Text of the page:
On Healthspan and Lifespan, and Learning From Centenarians

I’ve been reading about longevity related topics lately. Maybe that’s what happens when you turn 68


The most important distinction to me is between lifespan and healthspan. Lifespan has been increasing due to modern medicine, but often people go through a long debilitating decline at the end of life. In contrast, healthspan is what percentage of your lifespan is healthy and vibrant. For me that is the most important. Adding “life to your years” is more important than adding “years to your life”. But it turns out the same measures that can increase healthspan can also help with lifespan.

The dashed line is what we want, rather than the more typical curve where we gradually decline in health and capacity as we age

I’ll cover this topic in more detail in future posts, including reviewing what of learned from the books I’ve read on it. Here I wanted to give an overview. And also talk about what I learned from my favorite centenarian.

I think the most important thing to realize is the difference between genetics and epigenetics. Our life and health is not set by out genes, because through epigenetics, we can affect which genes actually express themselves. I have a family history of diabetes, my grandfather and an uncle had it. But I am not doomed to follow in their footsteps: They were largely sedentary and did not have particularly healthy diets. By being active and eating well I can have a different outcome. My mom and one of my Aunts both died of COPD (chronic lung disease). But they were both heavy smokers for much of their lives, so I can avoid that by not smoking.

Another major factor is attitude. It is neither necessary nor helpful to adopt a defeatist attitude about aging, accepting a long slow decline as your future. Assuming you will be vibrant and healthy for many more years is a better outlook. Attitude can become a self-fulling prophecy.

I had the honor and pleasure of knowing one centenarian personally, Delores Cairns, who was born in 1908 and died in 2016 at 107, with very little decline until she broke her hip about a year before she died (she was mentally sharp as a tack right up to the end). She was the aunt of my next door neighbor, Barry Schmitt, when we lived in the country on Croy road, west of Morgan Hill. But to all who knew her she was our beloved Auntie Dee. She was the descendant (as is Barry) of the Montoya brothers, who settled a 160 acre ranch on Croy Road in the 1800s. Barry inherited the ranch and still lives their with his wife Kathie. Auntie Dee is shown pictured above in front of the Montoya ranchhouse.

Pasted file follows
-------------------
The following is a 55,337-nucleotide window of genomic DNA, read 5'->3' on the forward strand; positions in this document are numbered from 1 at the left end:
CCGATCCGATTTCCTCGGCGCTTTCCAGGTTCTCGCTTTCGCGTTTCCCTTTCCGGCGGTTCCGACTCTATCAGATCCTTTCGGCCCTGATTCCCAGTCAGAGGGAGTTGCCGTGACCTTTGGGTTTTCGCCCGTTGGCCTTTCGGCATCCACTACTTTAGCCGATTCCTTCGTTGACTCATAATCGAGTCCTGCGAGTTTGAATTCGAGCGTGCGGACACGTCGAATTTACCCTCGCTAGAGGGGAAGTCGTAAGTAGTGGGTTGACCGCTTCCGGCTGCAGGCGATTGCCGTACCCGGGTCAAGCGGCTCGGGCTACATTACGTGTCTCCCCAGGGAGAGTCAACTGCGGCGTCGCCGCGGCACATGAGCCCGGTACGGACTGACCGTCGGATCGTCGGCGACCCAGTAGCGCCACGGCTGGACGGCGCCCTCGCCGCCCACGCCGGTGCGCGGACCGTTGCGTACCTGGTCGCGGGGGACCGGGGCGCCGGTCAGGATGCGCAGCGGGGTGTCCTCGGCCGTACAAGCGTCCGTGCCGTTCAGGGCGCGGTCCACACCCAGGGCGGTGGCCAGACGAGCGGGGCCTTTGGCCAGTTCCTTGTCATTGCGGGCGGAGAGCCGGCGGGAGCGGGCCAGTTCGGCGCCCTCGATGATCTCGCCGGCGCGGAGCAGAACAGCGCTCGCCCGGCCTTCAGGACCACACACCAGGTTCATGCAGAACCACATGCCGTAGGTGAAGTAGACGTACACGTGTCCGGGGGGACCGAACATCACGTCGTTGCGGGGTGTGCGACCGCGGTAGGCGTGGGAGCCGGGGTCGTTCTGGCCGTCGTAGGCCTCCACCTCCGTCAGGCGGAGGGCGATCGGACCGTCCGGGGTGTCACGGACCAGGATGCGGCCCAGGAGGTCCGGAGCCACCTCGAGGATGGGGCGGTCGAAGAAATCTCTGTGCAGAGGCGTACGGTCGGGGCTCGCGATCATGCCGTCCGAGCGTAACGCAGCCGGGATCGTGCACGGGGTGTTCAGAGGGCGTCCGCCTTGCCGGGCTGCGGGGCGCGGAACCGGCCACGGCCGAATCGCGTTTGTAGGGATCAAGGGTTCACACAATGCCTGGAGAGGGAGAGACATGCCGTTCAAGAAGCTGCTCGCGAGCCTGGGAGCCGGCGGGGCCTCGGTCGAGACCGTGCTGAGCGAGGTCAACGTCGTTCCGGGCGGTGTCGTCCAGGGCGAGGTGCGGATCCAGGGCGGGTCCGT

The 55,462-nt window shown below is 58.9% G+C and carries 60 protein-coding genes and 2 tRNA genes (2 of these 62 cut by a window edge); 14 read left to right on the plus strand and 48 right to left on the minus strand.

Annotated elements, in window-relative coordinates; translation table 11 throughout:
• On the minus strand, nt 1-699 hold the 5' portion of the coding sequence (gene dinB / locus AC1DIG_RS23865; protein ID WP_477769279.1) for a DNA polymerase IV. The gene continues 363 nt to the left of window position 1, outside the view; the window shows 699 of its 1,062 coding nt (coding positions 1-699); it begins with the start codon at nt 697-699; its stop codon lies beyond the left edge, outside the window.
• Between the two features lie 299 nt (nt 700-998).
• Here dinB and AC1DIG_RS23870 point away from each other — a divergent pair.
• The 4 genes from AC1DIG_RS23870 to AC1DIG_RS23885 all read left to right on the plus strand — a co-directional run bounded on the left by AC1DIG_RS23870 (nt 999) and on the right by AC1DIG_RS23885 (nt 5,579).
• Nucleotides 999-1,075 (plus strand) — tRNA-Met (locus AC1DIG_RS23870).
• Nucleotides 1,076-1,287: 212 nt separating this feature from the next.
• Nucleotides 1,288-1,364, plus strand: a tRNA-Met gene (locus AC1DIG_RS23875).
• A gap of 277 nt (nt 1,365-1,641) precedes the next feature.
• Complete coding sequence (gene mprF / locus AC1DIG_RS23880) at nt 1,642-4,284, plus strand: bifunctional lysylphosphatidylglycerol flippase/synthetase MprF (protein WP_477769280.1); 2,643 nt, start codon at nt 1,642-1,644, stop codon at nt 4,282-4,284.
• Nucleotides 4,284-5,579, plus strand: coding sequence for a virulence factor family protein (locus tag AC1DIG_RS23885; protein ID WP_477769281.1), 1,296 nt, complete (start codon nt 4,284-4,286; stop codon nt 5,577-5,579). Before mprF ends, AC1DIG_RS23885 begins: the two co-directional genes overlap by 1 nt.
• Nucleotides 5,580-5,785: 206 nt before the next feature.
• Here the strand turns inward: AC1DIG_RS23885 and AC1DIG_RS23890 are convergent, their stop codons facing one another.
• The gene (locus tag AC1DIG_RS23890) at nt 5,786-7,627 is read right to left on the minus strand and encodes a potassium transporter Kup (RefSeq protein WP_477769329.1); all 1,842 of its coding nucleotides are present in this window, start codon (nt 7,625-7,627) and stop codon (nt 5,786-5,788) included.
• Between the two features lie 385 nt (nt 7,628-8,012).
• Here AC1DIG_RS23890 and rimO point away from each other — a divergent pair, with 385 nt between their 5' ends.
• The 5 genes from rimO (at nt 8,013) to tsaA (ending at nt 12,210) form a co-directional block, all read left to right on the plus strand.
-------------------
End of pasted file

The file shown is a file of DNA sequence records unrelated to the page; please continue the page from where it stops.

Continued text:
The Schmitts would always through a big party on Auntie Dee’s birthday, gatherings I remember very fondly. And we would get to see here many other times of the year when she was visiting. On the occasion of her 95th birthday, Auntie Dee rode with a friend on an ATV, up rough roads to the top of a big hill. And she also went for her first ride on a Harley that day!. The bash for her 100th birthday was amazing. I got to dance with her to the wonderful music of the Mariachi band Kathie hired for the party.

Auntie Dee was slender, didn’t smoke, and seemed to eat a fairly healthy diet although not exceptionally so. She walked a lot as part of her lifestyle but did not do formal exercise as far as I know. What I most remember about her was always being kind, upbeat and young at heart. Before her 100th birthday, Barry and Kathie’s daughter Caitlin did a wonderful job interviewing her great aunt. Caitlin probed for the secret to Auntie Dee’s longevity, and what mostly came up was attitude, such as “don’t sweat the small stuff” and “go with the flow”.

I miss her, but she is still a major role model for me.

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Spicy Cashew Chicken and Vegetable

Sweet and savoury, this Spicy Cashew Chicken and Vegetable is super quick and easy to make! Perfect as a weeknight dinner and is an easy chicken meal prep for the week! Cashew Chicken with a Kick I love cashew chicken! A year ago, I shared how to make cashew chicken in an Instant Pot and…

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Health Birthday Presents To Myself